The use of inforgraphics in blogging and social media has absolutely exploded recently. According to data from Sysomos, there have been 142,669 blog mentions for the term ‘infographic’ from Jan 1 – Oct 18 almost tripling last year’s 54,074 mentions through the same period. I think it can be traced to three main factors:
There is more information available to us than at any point and graphical portrayals can be an effective way to contextualize the data.
Publishers know that most people can’t get enough of these infographics. I’ll admit it. Seeing #infographic in my twitter feed makes me click a lot more than #longread.
For most people, words>pictures
A simple Google search will find an infographic for anything your head can dream up. Want to make your resume an infographic? Done. Want to know 14 more things about pizza? Done. Curious about canine communication? There’s an infographic for that! There’s even an infographic about infographics:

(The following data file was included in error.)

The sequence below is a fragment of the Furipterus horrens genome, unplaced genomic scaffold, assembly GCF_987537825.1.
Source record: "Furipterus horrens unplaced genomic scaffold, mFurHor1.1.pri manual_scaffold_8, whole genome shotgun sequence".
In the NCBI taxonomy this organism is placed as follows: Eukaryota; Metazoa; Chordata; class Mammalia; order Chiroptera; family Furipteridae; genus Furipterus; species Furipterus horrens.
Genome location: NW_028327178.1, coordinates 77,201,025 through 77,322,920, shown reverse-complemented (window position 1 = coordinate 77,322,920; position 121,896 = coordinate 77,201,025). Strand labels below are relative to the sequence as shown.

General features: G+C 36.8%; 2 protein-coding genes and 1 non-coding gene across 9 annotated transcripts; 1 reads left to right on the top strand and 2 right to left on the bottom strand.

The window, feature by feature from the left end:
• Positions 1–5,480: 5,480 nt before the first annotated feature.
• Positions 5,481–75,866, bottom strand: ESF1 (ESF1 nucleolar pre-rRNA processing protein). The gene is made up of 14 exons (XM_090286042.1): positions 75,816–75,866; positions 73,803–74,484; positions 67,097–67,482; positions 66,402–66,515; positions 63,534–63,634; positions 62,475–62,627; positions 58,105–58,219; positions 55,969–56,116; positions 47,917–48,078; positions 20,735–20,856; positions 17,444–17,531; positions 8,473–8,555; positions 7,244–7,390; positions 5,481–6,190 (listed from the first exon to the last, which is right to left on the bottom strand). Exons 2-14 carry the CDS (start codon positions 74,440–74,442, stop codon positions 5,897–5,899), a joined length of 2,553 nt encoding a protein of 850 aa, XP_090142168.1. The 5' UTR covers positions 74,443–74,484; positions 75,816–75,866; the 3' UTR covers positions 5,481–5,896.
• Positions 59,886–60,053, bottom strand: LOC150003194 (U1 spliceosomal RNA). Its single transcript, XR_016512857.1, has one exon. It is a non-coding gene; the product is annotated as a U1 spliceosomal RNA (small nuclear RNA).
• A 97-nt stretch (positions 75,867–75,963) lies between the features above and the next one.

All of these visuals can make one’s head explode. There’s nothing wrong with a good infographic but the problem is that most just aren’t done well or are too obscure to be of any importance to justify the time and cost spent to make the visual.
- Collect good data, then get to know it. Synthesize the information—why does it matter? What are you trying to say?
- Find the appropriate form. Let the data tell the story.
- Consider every detail. Avoid what Tufte calls chartjunk by removing superfluous visual elements.
- Make the text earn its keep. If your infographic is being swallowed up by text, does it really need to be an infographic?
- Use color wisely. Color adds an extra layer of meaning, which means it isn’t always necessary.
- Get interactive. Would the data be more meaningful if the user could actually play with it?
- Test and test again. Above all, the infographic must be understood by the audience.